The SEC Whistleblower Program at Labaton Sucharow was developed by some of those who were involved in creating the legislation that came out of the 2008 economic slowdown often blamed on Wall Street. Labaton Sucharow has been operating as a law firm for more than 50 years in the U.S. and was the first to develop a specialist team headed by an SEC Whistleblower attorney Jordan A. Thomas who has assembled a team of investigators, financial specialists, and legal experts to those bringing evidence of financial wrongdoing.
A major part of the work completed by the legal experts at Labaton Sucharow is to investigate the claims made of financial wrongdoing by those bringing evidence to the law firm as their first step in blowing the whistle; the team of specialists at the law firm is always available to assess the evidence brought by a whistleblower and make sure a case can be brought to the Securities and Exchange Commission before the individual puts their reputation on the line. The consultation process for potential whistleblowers begins with the individual allowing the specialist team of investigators to look into their claims and make sure specific SEC rules have been broken.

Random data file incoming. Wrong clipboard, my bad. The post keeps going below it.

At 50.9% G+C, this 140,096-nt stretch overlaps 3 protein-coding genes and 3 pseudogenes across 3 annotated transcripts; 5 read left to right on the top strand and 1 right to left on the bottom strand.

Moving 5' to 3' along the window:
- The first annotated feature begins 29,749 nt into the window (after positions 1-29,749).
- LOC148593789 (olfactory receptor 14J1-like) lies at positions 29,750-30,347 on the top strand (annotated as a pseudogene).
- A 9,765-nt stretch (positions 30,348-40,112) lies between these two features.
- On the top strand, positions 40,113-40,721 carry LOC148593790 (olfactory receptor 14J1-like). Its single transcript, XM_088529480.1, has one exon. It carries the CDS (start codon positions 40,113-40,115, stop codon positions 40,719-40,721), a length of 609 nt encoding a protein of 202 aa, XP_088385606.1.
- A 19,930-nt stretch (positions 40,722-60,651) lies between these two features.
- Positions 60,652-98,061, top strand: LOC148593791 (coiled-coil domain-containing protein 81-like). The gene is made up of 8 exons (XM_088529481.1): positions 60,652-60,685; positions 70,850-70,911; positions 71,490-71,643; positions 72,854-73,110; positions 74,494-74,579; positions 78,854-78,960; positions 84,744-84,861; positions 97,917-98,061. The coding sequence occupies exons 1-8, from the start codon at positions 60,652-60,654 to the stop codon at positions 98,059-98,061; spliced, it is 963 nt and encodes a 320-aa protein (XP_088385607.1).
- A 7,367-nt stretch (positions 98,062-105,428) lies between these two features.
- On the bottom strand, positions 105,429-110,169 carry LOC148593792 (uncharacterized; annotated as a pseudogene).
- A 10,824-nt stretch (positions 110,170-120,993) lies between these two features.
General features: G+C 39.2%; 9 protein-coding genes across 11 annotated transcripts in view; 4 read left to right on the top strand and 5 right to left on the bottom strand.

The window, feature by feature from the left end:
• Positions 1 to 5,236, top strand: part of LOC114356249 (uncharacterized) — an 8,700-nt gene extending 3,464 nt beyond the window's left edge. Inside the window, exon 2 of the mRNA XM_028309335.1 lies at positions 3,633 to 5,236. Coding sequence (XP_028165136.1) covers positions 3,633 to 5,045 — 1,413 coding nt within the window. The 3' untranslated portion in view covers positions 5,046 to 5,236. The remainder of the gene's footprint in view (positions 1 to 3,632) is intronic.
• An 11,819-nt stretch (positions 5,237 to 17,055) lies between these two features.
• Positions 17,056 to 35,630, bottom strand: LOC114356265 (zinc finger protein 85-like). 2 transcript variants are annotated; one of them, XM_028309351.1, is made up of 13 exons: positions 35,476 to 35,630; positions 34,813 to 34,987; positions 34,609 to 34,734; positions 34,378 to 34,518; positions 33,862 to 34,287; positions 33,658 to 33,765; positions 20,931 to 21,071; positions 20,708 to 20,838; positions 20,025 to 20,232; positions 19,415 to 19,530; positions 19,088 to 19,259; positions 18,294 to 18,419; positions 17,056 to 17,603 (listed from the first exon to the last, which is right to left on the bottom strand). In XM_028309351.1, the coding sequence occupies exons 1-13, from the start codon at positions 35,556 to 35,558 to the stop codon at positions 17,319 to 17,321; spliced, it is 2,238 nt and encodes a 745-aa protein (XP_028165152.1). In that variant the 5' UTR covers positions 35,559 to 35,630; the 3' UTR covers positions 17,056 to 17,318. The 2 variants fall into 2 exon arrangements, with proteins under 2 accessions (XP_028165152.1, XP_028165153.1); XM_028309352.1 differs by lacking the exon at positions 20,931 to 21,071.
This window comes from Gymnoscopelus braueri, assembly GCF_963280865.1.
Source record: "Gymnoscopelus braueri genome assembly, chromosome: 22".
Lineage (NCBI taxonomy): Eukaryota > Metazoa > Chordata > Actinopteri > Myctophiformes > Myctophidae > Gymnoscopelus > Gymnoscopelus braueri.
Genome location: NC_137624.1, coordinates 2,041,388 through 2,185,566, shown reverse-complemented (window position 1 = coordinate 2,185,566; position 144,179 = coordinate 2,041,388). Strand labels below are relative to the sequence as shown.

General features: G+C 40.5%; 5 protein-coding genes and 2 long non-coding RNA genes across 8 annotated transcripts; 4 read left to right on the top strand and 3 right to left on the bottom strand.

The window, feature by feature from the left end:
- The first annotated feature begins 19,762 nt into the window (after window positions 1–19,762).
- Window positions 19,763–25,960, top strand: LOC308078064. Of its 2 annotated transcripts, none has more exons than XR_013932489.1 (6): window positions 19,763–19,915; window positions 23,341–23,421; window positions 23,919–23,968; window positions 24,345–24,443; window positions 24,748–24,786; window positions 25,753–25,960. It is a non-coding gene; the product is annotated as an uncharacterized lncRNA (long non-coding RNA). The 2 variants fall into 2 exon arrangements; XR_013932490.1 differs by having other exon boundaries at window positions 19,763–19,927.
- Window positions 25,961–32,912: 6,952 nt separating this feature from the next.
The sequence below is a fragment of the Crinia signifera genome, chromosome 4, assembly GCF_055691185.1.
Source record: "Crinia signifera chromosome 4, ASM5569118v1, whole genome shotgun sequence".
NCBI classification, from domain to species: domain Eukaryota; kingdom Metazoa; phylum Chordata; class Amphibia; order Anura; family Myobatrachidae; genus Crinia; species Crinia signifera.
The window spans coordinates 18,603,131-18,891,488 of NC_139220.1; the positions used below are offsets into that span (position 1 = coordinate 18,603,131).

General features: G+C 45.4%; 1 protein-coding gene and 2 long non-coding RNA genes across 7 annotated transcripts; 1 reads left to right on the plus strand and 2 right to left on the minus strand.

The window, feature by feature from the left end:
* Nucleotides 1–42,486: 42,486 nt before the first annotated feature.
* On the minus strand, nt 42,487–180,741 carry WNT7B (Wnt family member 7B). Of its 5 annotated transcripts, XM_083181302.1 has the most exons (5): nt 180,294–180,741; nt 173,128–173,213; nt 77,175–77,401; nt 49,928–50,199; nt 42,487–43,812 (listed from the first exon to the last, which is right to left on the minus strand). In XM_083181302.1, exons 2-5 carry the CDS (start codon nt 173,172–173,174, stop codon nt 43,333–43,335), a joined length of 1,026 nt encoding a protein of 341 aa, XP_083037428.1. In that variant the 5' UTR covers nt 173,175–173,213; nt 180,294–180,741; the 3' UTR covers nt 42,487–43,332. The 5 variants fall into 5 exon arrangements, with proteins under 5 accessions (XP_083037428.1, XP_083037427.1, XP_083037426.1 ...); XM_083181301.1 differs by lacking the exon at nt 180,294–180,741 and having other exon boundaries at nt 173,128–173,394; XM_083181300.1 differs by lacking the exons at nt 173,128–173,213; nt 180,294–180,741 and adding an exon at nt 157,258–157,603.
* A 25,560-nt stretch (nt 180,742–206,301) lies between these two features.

The SEC Whistleblower lawyer Jordan A. Thomas believes the financial rewards now offered for those looking to provide evidence of financial wrongdoing to the proper authorities will see a distinct change in the way cases are brought; the chance to be given a financial reward of between 10 and 30 percent of any fines brought against an individual or company has made blowing the whistle a far more attractive option for financial workers. Recently, a number of impressive rewards have been given to individuals who blew the whistle and prompted an upturn in the numbers of whistleblowers approaching Labaton Sucharow.
The team working at Labaton Sucharow are concerned with every aspect of the lives of the whistleblowers arriving at their door, including making sure the identity of each individual is protected along with their employment. In a bid to maintain the anonymity of all those bringing evidence to the SEC the U.S. Congress passed legislation allowing the Securities and Exchange Commission to keep secret those cases brought because of evidence from whistleblowers; a $400 million fund has also been established to pay rewards to whistleblowers to avoid these payments being linked to when a business pays their fines.